Film Review: 'Aaaaaaaah!'

Steve Oram's directorial debut Aaaaaaaah! (2015) comes on like a collaboration between Dogme '95 and Chris Morris. It's hard to think of another film closely like it in British cinema. It really is that out-there and singular. You can bet your bottom dollar on Aaaaaaaah! becoming a cult oddity in years to come, but it's equally fair to say that the general cinema-going audience would be left nonplussed. It's an experimental work for the arthouse crowd, certainly, but it's also one of the funniest and most poignant movies of the year. The lives of gorillas and other primates, their hierarchies, interactions and rituals, serve as chief inspirations for Oram's anthropological social satire/horror-comedy.

The idea that the world exists for our use, because we give it its frame of reference, separates us from our animal past and cousins. However, behavioural tics and customs ensure we haven't completely rid ourselves of animalistic traits and instincts. Oram's aesthetically grungy, no-thrills shooting style is contrasted by a scenario brimming with invention and crackling with resonance. It also manages the neat trick of being archetypal, classical, mythic, satirical and transgressive without ever feeling disjointed or over-reaching. Set in an alternate reality, one with a slight dystopian feel, human speech hasn't evolved beyond caveman-like grunting. An alpha-male (Steve Oram) and his minion (Tom Meetan) move into a new patch of south London and proceed to dominate the area through displays of menace and strength. Slowly, however, the plot turns into a karmic tragedy about the illusory nature of power and good old-fashioned revenge.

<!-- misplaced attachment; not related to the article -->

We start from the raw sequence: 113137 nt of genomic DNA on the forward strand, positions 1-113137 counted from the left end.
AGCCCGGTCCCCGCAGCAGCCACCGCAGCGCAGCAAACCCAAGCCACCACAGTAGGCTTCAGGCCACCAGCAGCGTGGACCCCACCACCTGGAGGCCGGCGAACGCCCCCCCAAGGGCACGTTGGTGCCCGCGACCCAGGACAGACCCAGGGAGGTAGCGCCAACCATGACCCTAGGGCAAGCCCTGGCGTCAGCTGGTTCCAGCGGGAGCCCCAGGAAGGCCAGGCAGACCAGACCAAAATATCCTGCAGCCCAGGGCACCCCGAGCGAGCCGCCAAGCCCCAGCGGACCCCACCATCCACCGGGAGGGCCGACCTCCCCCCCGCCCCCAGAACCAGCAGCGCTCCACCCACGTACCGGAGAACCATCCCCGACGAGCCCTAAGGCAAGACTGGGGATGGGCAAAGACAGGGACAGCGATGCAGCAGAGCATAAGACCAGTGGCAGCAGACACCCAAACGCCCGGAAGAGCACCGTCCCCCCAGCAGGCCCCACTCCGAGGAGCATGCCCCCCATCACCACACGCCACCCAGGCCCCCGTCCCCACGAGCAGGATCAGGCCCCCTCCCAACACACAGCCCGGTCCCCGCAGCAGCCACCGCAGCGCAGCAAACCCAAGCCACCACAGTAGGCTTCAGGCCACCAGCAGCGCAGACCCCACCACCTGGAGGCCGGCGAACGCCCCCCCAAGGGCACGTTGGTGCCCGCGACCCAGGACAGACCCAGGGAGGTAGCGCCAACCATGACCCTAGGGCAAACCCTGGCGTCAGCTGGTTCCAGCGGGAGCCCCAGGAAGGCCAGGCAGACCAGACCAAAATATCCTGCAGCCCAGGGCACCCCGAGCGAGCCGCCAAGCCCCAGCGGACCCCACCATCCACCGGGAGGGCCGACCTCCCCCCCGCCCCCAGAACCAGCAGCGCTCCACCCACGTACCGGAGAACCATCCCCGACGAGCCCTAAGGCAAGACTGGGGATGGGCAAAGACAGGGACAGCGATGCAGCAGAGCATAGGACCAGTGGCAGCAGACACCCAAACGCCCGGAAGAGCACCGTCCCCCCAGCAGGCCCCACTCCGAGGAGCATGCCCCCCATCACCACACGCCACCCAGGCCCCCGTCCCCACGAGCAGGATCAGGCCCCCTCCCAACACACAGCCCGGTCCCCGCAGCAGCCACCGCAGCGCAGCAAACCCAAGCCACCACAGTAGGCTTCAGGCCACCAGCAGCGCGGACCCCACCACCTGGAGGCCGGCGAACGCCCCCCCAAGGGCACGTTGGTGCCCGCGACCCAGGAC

The cast is uniformly excellent in roles that force them to convey emotions and 'dialogue' solely using grunts, sighs, whistles and snarls. What might have come off as a cringeworthy training session from the RADA playbook is, thankfully, anything but – it's inspired. Julian Barrett, as a bruised and belittled patriarch, is the stand-out performance. As he sleeps rough under a hedge at the bottom of the garden, occasionally interacting with his daughter (played by Lucy Honigman), 'Jupiter', as the character is named in the end credits, is a usurped king merely biding his time before taking back the throne. The character's saturnine melancholy and sadsack tramp meekness are brilliantly portrayed by Barratt, and his scenes with the daughter, who feeds him slices of Battenberg cake when nobody is looking, are endearing and sweet. That's why, then, the ending is completely shocking. What makes Aaaaaaaah! so clever and so compelling is, to borrow a line David Attenborough might have said gazing into the eyes of a silverback mountain gorilla, but is actually uttered by Barbara (Patricia Tallman) in the 1990 remake of The Night of the Living Dead: "We're them and they're us."

This review was originally published as part of our coverage of Film4 FrightFest 2015

Martyn Conterio | @Cinemartyn


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